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Combat Commander-Pre Series 80

Discussion in 'Handguns: Autoloaders' started by 1911Tuner, Sep 14, 2004.

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  1. 1911Tuner

    1911Tuner Moderator Emeritus

    May 22, 2003
    Lexington,North Carolina...or thereabouts
    Had occasion to look at a late 1979 production Colt Combat Commander this past Sunday. A forum member who lives close by wanted me to have a look at it for a teardown/cleaning/inspection in preparation for fitting it with an ambi-safety. He had bought the gun at a local shop in 1980, and has carried and shot it extensively.

    Here are a few of my observations:

    The gun had never been detail-stripped, so it was as filthy as a dirt road...
    but he hadn't had any malfunctions to speak of.

    The barrel rode the link into vertical lockup, and locked on the link. The
    link pin fell out right away, so I pressed in a .1575 pin that I had on hand.
    A .156 was still too loose.

    The recoil spring was OEM, and though testing it would have yielded a false reading on its original loading after a quarter-century, the wire miked out at .0425 inch...identical to Wolff's 14-pound Government Mode recoil springs. It had 23.5 coils, and after hand-cycling the slide, I'd estimate it at roughly 14 pounds load at full travel. Interesting...

    The gun was in very good condition, although a little blue-worn, and cycled smoothly.

    The grip safety was machined steel, as was the slidestop, mag catch,
    link, hammer, firing pin and stop, mainspring housing, ejector, extractor, sear and disconnect. The thumb safety wasn't...It had a round indentation that suggests MIM...but as far as I know, that particular material wasn't in use in 1979...at least not in the gun industry. It didn't show any of the charactistic marks of investment casting, though. No parting lines or rough edges. Very interesting...

    Slide to frame fit showed a little play both side to side and vertically, though it wasn't excessive by any means. I'd put it at about average for the owner's estimated round count.

    Vertical lockup was tight, but mainly because of the way that the link was fitted. The bore was very good to excellent, considering the round count.

    The bushing was a light friction fit to the slide...which I would consider to be excellent. Barrel to bushing clearance was .003 inch...also very good for a production gun.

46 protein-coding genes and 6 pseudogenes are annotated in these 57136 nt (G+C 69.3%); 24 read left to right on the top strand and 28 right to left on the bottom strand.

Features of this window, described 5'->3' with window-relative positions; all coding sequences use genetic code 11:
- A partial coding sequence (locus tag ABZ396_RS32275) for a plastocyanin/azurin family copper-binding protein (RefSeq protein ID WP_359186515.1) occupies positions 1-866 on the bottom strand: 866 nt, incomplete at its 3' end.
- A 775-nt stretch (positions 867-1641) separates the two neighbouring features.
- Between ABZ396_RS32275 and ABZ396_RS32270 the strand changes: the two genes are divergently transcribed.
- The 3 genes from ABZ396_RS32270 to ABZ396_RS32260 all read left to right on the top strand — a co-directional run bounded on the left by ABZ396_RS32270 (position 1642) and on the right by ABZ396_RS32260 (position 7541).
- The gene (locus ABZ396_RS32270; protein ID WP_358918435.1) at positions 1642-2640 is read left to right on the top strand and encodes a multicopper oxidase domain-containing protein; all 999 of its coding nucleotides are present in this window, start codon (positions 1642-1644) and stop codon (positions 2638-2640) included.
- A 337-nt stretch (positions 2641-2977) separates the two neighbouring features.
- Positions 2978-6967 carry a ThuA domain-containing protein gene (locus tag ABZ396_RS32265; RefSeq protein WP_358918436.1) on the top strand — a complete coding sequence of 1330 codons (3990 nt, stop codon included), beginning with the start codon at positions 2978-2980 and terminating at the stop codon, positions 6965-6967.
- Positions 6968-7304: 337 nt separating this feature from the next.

The mainspring seemed to be just a little soft, and likely due for a replacement, as did the sear and firing pin springs. The plunger and mag catch springs were good.

    There was no sign of damage to the frame rails, but the ejector showed a little peening and flanging, which I smoothed with a small file. Very slight flanging at the first locking lug on one side...also dressed and smoothed.

    I'm going to enjoy refurbishing the pistol, and will probably waste my time trying to buy it. Ah well...ya can't blame a guy fer tryin'. :D
  2. dfariswheel

    dfariswheel Member

    Dec 26, 2002
    MIM wasn't around then, but sintered steel was, and Colt pioneered it in firearms applications.
    I'm still not real sure just what the difference is between sintered steel and MIM.

    Still, I think some Colt parts from that era were cast, just by a different process that didn't leave the same mould marks as on more modern parts.
    Remember, even though the parts may have been cast, Colt still put in more finishing and polishing than on newer guns.

    The spring points up my theory that people play around with and change out springs WAY more than is necessary.

    I've worked on many 1911 pistols with the same springs in use since at least WWII, if not 1918 where the springs were still 100%.

    It's gotten to the point where people ask "My 1911won't drop the magazine cleanly, I changed out the recoil spring and it still drops poorly. Should I use a different weight"?

    To paraphrase Fritz Hollings "There's too much of that springin' goin' on".
  3. garrettwc

    garrettwc Member

    Dec 24, 2002
    I'm not sure I understand.

    You have a 25 year old pistol, that has shot thousands of rounds, and been carried regularly. It has seen minimal maintenance, and yet it is still quite functional???

    I thought only plastic pistols from Europe were capable of such "perfection". :D :neener:

    I look forward to seeing pictures. There's just something special about an old Colt.
  4. BigG

    BigG Member

    Dec 24, 2002
    Colt P E R F E C T I O N :D
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